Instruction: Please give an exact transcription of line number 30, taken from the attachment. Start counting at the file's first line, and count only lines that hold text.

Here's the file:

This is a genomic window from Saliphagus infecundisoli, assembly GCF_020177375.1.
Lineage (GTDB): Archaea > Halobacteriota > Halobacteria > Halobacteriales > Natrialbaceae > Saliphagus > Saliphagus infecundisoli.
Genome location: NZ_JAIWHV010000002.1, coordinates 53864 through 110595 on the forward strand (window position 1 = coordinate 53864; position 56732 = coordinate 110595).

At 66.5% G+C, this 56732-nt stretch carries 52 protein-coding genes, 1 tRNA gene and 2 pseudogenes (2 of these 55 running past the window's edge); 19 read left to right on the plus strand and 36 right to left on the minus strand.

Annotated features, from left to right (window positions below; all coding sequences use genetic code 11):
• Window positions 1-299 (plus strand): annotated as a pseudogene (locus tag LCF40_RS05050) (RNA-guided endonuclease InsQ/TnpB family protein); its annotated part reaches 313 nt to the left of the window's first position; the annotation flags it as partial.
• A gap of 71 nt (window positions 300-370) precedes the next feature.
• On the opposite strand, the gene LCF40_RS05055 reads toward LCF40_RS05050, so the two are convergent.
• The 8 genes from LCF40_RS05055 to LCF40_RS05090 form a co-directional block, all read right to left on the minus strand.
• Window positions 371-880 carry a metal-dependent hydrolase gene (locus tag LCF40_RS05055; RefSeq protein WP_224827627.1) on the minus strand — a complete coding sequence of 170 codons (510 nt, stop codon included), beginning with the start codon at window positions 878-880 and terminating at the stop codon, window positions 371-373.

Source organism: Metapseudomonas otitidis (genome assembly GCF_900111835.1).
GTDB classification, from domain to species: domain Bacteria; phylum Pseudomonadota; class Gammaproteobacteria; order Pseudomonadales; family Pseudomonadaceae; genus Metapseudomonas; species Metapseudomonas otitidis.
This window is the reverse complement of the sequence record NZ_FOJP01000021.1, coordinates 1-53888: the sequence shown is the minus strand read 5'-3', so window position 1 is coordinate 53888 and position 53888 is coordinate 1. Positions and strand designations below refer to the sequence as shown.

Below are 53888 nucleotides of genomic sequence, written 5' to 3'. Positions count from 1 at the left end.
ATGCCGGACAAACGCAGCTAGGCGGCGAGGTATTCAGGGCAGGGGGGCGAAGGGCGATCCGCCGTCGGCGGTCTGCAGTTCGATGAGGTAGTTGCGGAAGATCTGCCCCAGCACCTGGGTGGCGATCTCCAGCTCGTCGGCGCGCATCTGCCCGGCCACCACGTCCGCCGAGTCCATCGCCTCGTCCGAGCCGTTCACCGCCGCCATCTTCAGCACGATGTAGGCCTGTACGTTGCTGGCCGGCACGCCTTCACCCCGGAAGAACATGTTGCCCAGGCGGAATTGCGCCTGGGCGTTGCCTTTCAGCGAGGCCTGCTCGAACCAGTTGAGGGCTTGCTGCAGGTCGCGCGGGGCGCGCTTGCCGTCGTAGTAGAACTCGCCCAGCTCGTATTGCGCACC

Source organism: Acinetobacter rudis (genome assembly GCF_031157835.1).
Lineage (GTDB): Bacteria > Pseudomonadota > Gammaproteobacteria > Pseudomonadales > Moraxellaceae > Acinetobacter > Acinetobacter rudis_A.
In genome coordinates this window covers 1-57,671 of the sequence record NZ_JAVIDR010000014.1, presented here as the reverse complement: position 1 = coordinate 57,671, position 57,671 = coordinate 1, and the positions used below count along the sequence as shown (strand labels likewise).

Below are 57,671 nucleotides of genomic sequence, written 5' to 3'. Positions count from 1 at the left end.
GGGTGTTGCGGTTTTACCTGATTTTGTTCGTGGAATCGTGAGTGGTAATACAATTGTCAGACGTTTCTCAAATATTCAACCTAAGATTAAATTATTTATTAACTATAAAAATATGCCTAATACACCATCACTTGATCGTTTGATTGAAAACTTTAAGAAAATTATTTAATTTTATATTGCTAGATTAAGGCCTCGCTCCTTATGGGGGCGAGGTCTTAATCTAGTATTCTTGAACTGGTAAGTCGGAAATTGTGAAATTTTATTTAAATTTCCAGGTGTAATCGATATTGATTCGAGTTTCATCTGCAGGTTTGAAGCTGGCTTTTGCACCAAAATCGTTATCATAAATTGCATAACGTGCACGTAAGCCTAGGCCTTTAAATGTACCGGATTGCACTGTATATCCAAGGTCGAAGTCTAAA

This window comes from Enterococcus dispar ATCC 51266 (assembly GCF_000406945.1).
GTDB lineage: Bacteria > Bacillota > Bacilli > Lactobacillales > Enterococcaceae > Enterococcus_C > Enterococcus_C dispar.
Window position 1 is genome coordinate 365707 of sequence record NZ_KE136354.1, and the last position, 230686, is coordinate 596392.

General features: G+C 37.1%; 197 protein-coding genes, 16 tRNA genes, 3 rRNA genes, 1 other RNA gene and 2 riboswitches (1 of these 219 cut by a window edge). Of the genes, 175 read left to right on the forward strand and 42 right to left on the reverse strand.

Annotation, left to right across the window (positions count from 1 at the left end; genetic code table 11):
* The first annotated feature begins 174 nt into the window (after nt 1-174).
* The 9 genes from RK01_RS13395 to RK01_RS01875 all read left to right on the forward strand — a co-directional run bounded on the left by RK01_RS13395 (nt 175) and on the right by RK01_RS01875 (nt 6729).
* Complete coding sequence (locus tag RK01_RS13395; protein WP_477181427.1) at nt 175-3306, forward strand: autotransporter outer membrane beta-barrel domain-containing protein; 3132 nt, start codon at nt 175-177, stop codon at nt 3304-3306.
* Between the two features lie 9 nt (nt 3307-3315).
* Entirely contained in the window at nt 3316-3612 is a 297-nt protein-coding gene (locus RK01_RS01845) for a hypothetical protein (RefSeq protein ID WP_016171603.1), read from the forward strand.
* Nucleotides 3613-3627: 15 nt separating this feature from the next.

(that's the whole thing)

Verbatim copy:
* Entirely contained in the window at nt 3316-3612 is a 297-nt protein-coding gene (locus RK01_RS01845) for a hypothetical protein (RefSeq protein ID WP_016171603.1), read from the forward strand.